Written and Directed by: George Stevens Jr.
Starring: Sidney Poitier, Burt Lancaster, Richard Kiley, Cleavon Little, Gloria Foster
Released by: Artisan
Anamorphic: N/A; appears in its original 1.33:1 format
My Advice: If you’re a teacher, rent it.
To understand the importance of the events in Separate But Equal, you need a little history lesson. And no groaning. In 1896, The Supreme Court ruled on the case of Plessy vs. Ferguson. It said that separate facilities for whites and blacks were constitutional if the facilities were equal. Of course, many states had separate but unequal systems, but found many ways to justify this–and blacks didn’t have much political strength at the time. With this precedent, the high court kept the concept of segregation intact. Until 1950 when this story begins.
But Marshall isn’t satisfied. He takes this case, merges it with similar cases in Delaware, Virginia, Kansas, and Washington, D.C., and heads to the U.S. Supreme Court. The governor counters this by hiring William B. Davis (Lancaster), “the lawyer’s lawyer,” who had argued more cases before the Supreme Court than anyone else. He believes that the court shouldn’t decide on an issue that has always been a prerogative of the states and the court had already given its opinion on segregation in Plessy vs. Ferguson. Added to this formidable obstacle are members of the NAACP who think Marshall is risking stopping the civil rights movement in its tracks if the court rules in the states’ favor, not to mention bankrupting the organization in the process. And the new Chief Justice Earl Warren adds an uncertainty to the court proceedings. One thing is certain; history is going to be made.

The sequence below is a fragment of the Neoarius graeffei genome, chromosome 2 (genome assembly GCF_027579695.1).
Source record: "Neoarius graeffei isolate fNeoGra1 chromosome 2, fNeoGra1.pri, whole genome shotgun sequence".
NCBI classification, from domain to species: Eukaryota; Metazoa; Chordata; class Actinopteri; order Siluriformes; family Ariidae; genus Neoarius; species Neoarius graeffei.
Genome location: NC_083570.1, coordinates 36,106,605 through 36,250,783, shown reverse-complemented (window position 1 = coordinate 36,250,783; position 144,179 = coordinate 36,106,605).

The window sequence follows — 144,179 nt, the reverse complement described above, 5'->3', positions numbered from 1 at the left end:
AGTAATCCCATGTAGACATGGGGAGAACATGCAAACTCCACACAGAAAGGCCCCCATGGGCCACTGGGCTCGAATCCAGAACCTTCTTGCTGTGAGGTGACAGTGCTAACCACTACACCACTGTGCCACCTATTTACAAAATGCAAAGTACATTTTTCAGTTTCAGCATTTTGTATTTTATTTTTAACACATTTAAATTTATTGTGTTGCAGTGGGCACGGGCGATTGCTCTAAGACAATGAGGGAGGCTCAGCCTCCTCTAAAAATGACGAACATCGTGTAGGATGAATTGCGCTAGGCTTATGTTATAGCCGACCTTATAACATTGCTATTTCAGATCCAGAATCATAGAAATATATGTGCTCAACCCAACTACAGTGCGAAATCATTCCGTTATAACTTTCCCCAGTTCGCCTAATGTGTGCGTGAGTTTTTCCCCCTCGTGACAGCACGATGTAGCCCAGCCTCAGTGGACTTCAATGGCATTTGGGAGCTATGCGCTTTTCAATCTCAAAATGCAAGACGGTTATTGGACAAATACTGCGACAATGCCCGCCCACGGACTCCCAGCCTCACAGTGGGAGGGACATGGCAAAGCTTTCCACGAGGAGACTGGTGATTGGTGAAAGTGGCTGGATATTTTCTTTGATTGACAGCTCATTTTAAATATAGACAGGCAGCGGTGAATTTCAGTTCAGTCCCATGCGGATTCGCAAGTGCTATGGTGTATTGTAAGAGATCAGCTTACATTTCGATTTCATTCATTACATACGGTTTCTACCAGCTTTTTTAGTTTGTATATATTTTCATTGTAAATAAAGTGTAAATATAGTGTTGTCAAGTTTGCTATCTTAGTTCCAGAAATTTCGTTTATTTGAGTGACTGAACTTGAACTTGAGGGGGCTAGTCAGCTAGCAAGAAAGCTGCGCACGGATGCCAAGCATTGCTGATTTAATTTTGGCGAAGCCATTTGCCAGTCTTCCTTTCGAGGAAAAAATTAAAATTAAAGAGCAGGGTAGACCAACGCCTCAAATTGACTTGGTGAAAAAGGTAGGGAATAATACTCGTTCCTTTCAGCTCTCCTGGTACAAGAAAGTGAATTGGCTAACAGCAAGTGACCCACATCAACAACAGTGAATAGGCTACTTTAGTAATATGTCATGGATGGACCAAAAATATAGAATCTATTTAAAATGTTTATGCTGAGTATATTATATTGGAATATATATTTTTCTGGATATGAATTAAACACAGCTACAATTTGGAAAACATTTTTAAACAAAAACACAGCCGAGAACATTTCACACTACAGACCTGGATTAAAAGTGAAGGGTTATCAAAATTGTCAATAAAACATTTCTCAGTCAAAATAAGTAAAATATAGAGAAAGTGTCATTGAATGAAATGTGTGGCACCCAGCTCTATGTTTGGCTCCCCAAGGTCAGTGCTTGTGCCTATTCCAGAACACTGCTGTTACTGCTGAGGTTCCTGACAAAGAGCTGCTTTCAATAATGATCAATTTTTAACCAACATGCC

Historical dramas have some difficulty in creating dramatic tension. I mean we all know that the Court decides nine to zero in favor of integration. (And if you didn’t, shame on your American History teacher) So it focuses on the little details in order to create that tension. Unfortunately, most of it is what those nasty white Southerners are going to do to those poor black people. Now I know that many people were racist or at least reluctant to use a cheap labor force, but practically all the whites in the South Carolina scenes come off as bigoted assholes and loving every minute of it. I can’t believe that there weren’t some whites around that wanted blacks to be equal to them. A couple of scenes of whites showing some kindness would have balanced this. Now on the NAACP side, we do see some division. Several characters express their fear that Marshall is taking a huge gamble by giving the Supreme Court another chance to reaffirm the Plessy vs. Ferguson decision. But Marshall’s confidence manages to win over (or at least cow) his critics.
Poitier keeps Marshall’s confidence from turning to arrogance and honestly Poitier has forgotten more about acting than most actors will ever know. And Lancaster conveys how Davis was able to vigorously defend a principle, states’ rights, without worrying about the morality of his client. His lack of doubt is rather refreshing after the ethical hand wringing we have seen from lawyers in shows like L.A. Law or The Practice. The performances are all good, but the basic approach of the story could have been better.
And while they are no extras on the disc, I can’t be too critical since Separate But Equal is over three hours long and there’s not much room on the disc for anything substantial. While this may be good to rent for a class to spark discussion on the Civil Rights Movement, I wouldn’t recommend it for a night’s entertainment.